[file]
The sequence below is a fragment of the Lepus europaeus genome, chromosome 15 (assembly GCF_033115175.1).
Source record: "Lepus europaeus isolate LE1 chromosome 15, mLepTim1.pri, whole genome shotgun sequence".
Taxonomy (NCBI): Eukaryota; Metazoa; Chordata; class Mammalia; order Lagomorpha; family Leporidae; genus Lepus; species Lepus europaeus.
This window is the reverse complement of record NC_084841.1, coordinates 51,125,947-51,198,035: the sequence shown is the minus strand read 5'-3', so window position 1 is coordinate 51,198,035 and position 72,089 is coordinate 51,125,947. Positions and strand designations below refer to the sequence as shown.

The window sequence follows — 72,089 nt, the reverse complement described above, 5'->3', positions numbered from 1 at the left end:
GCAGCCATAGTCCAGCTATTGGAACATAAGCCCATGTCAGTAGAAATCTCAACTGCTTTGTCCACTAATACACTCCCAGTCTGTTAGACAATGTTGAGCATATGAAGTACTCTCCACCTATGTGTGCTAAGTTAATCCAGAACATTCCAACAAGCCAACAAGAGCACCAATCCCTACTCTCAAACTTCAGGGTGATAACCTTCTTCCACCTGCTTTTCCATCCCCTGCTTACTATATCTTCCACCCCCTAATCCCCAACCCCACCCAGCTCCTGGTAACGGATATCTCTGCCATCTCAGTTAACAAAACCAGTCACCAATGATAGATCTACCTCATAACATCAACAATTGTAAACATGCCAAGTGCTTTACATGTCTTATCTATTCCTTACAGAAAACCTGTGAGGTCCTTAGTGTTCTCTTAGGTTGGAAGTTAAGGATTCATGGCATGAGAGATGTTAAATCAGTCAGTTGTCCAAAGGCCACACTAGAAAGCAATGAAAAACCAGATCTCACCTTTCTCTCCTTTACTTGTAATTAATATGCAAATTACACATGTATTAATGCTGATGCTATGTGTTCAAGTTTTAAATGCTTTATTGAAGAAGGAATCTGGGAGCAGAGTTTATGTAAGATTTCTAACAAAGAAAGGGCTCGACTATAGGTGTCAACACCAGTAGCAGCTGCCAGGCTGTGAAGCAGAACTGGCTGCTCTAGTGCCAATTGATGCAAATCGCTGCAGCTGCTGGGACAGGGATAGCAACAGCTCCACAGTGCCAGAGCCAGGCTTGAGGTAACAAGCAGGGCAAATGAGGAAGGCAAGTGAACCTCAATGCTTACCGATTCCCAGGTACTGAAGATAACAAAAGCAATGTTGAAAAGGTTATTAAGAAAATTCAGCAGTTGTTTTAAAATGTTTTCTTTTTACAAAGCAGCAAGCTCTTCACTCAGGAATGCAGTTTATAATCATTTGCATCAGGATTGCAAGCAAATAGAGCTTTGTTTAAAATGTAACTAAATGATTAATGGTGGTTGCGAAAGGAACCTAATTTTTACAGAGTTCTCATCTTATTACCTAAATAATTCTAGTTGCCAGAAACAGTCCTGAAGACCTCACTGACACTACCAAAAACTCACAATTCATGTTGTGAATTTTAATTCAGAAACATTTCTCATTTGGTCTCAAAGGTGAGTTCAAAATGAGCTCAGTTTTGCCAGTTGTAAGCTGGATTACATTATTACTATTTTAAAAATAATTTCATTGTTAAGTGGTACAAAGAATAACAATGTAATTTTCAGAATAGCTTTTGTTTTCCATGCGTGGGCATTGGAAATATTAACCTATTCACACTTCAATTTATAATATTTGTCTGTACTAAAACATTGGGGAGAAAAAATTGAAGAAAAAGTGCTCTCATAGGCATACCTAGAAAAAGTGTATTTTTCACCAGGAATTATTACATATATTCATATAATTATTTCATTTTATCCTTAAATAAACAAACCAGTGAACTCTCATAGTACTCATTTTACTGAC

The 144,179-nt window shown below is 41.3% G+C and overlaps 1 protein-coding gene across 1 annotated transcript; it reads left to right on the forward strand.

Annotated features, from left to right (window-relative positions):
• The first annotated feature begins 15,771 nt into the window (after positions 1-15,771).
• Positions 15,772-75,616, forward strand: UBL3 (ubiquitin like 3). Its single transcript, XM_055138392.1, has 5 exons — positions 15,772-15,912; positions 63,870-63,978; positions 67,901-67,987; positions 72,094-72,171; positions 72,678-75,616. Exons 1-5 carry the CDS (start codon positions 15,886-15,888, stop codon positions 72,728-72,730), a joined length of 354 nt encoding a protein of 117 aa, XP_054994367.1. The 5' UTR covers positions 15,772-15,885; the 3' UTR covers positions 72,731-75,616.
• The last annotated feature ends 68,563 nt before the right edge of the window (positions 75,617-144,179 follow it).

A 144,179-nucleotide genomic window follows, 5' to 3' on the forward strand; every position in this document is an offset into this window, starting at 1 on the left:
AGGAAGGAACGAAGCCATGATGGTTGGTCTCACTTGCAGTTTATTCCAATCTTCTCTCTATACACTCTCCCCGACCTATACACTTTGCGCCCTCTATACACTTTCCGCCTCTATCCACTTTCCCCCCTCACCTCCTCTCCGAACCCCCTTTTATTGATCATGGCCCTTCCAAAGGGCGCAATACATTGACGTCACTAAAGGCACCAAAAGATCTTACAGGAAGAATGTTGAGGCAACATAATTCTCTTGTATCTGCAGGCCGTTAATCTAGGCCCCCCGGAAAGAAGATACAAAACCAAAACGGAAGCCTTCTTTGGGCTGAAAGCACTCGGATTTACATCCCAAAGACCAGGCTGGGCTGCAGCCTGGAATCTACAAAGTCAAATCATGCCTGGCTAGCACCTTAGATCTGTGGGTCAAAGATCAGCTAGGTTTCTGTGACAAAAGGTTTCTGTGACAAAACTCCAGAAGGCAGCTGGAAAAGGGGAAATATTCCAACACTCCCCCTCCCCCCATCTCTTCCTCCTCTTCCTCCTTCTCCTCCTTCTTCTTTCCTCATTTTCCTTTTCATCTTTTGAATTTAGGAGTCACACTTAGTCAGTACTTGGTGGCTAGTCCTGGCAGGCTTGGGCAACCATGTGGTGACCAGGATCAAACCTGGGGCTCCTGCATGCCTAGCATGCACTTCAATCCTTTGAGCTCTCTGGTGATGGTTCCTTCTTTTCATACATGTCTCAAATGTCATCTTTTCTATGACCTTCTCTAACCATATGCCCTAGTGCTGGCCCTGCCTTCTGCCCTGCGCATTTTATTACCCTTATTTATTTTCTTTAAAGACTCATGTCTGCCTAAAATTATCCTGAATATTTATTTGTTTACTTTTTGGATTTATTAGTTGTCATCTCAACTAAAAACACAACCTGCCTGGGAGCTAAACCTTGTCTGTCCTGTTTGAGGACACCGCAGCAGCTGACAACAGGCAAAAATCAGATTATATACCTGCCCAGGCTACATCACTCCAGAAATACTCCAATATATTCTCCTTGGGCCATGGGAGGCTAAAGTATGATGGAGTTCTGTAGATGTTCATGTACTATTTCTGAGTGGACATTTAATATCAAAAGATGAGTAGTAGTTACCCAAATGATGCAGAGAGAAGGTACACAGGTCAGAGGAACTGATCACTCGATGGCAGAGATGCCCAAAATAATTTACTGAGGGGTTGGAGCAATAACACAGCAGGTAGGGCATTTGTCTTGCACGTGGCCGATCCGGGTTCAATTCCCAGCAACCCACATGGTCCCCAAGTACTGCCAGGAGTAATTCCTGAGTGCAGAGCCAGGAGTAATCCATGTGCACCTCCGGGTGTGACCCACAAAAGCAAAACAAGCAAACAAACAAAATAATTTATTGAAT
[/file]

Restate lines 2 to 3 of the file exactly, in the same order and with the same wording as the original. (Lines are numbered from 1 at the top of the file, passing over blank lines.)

Source record: "Lepus europaeus isolate LE1 chromosome 15, mLepTim1.pri, whole genome shotgun sequence".
Taxonomy (NCBI): Eukaryota; Metazoa; Chordata; class Mammalia; order Lagomorpha; family Leporidae; genus Lepus; species Lepus europaeus.